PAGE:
Juan de Marcos González

Juan de Marcos González

By the late 1970s Cuban music was in the depths of a serious recession. We even had a phrase for it. We called it 'the isolation syndrome.' But gradually the best of our young musicians began to break out of this prison by modelling themselves and their musical styles on the stars of American free jazz.

As they set about reshaping Cuban music,one man's voice stood out. Fèlix Baloy was a young sonero from the town of Mayarí who had moved to Havana, and who was also known as a ñangué in his neighbourhood of San Miguel del Padrón. He was steeped in the great traditions of Cuban son and had trained alongside the great stars of the golden age of the fifties - Chapottín, Raúl Planas, Cuní, Conrado Cepero and others.

With his characteristic rough, rounded voice and outgoing personality, he soon came to prominence among the small group of soneros who, while absorbing the legacies of the 'old school', managed to stamp a contemporary freshness on Cuba's great musical heritage.

So when I had the chance a few years ago to realise my dream of creating a band that spanned different generations to pay tribute to the golden age of Cuban music, I knew that the talent and energy of Baloy were vital to the project. That band was the Afro-Cuban All Stars and its success - to which Baloy has made an inestimable contribution - has been one of the most gratifying experiences of my career. When Mo Fini of Tumi Music suggested Baloy should make his first solo album (after he had sung on more than 20 albums under different musical directors) I didn't have to think twice before eagerly agreeing to participate.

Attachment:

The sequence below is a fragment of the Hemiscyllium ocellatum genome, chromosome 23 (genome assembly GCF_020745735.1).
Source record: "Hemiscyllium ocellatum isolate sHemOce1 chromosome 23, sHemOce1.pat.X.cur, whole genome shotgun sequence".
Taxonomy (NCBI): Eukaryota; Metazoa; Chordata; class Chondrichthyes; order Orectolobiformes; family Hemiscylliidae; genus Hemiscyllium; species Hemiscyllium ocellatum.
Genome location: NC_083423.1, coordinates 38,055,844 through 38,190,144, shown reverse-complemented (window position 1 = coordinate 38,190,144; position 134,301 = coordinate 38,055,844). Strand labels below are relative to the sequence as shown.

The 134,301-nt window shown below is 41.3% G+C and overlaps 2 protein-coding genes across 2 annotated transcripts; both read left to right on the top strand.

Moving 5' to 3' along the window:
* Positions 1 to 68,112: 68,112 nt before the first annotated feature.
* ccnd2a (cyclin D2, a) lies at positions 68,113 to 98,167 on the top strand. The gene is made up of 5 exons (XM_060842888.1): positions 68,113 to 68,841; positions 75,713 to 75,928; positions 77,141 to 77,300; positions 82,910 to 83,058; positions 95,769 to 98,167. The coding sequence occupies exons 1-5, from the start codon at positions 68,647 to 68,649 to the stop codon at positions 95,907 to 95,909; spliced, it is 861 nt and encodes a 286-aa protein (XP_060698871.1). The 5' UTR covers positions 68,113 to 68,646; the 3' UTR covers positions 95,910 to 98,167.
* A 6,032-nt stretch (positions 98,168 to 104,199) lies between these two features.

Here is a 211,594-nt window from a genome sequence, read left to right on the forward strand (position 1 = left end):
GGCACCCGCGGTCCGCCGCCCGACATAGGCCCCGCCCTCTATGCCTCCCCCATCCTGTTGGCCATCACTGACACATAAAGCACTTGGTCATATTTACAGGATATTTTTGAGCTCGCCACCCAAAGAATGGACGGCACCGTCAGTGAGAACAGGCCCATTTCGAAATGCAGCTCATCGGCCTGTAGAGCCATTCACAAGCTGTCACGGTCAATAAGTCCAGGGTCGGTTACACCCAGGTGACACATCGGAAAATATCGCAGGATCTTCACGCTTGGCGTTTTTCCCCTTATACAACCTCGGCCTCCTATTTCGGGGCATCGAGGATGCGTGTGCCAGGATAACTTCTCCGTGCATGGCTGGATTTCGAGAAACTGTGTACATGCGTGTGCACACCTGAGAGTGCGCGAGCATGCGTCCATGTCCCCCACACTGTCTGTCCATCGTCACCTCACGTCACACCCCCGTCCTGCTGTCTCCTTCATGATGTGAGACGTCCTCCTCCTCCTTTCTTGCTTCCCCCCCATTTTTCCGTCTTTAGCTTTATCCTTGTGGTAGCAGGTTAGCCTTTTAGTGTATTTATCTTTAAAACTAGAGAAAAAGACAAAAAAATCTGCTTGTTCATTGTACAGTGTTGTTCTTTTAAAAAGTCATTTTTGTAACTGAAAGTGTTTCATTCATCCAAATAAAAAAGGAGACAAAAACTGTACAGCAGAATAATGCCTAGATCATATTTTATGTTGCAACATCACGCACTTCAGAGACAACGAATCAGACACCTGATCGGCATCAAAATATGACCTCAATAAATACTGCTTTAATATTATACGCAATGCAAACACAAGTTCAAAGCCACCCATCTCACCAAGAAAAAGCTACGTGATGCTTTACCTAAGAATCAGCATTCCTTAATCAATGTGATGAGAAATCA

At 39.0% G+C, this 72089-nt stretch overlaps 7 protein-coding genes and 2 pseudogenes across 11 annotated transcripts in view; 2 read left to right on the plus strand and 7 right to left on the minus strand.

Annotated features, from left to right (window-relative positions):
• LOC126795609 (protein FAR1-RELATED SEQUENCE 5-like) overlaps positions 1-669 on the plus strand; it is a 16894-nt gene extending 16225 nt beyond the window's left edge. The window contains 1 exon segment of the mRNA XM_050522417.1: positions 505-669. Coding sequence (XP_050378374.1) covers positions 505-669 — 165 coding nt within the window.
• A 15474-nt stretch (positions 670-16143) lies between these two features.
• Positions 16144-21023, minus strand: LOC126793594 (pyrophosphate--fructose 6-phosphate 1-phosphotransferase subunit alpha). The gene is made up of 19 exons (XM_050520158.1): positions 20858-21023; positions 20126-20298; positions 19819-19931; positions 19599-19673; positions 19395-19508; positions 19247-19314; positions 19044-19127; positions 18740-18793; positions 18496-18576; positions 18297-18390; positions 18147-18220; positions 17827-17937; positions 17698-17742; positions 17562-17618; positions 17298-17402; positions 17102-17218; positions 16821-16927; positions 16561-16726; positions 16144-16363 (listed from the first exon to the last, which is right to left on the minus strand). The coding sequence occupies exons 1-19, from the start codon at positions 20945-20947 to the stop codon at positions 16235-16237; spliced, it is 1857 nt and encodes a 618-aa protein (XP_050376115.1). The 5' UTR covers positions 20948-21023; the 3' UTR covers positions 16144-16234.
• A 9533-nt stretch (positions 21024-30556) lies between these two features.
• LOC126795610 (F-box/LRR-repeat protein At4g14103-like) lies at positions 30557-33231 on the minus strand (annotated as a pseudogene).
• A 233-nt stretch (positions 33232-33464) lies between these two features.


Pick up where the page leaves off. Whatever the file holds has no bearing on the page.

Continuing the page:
During the time we have worked together, Baloy has shown me not only his unquestionable human qualities, collective spirit and friendship, but also his tremendous charisma and incredible talent, which never fail to stimulate every kind of audience. He is without question one of the great figures of modern Cuban music.

But what you won't find on this album is the explosive and nomadic sonero of old. Instead, this record shows a more mature and reflective Baloy, tempered by time and experience, but still with a voice that is excitingly fresh and sincere.

Joined by his friends and colleagues from the All Stars, Baloy traces a route along the diverse genres that he has cultivated - from the bolero 'cotorresco' of 'Después de esta noche' to the fiery rumba of 'Misericordia, no aguanto!' and from the son arseniesco of 'Mami te gusto' to the fifties cha cha chá of 'Ven a bailar Cha cha chá'. Our role was the happy one of directing the various band members to create a coherent style that is always contemporary without losing it's fundamental Cuban qualities. ‘Baila mi son’ is a diverse and at times daring album and† the first serious attempt to pay homage to one of our greatest soneros. I'm proud to have been involved. Bienvenidos a Cuba!

Juan de Marcos La Habana, June 2000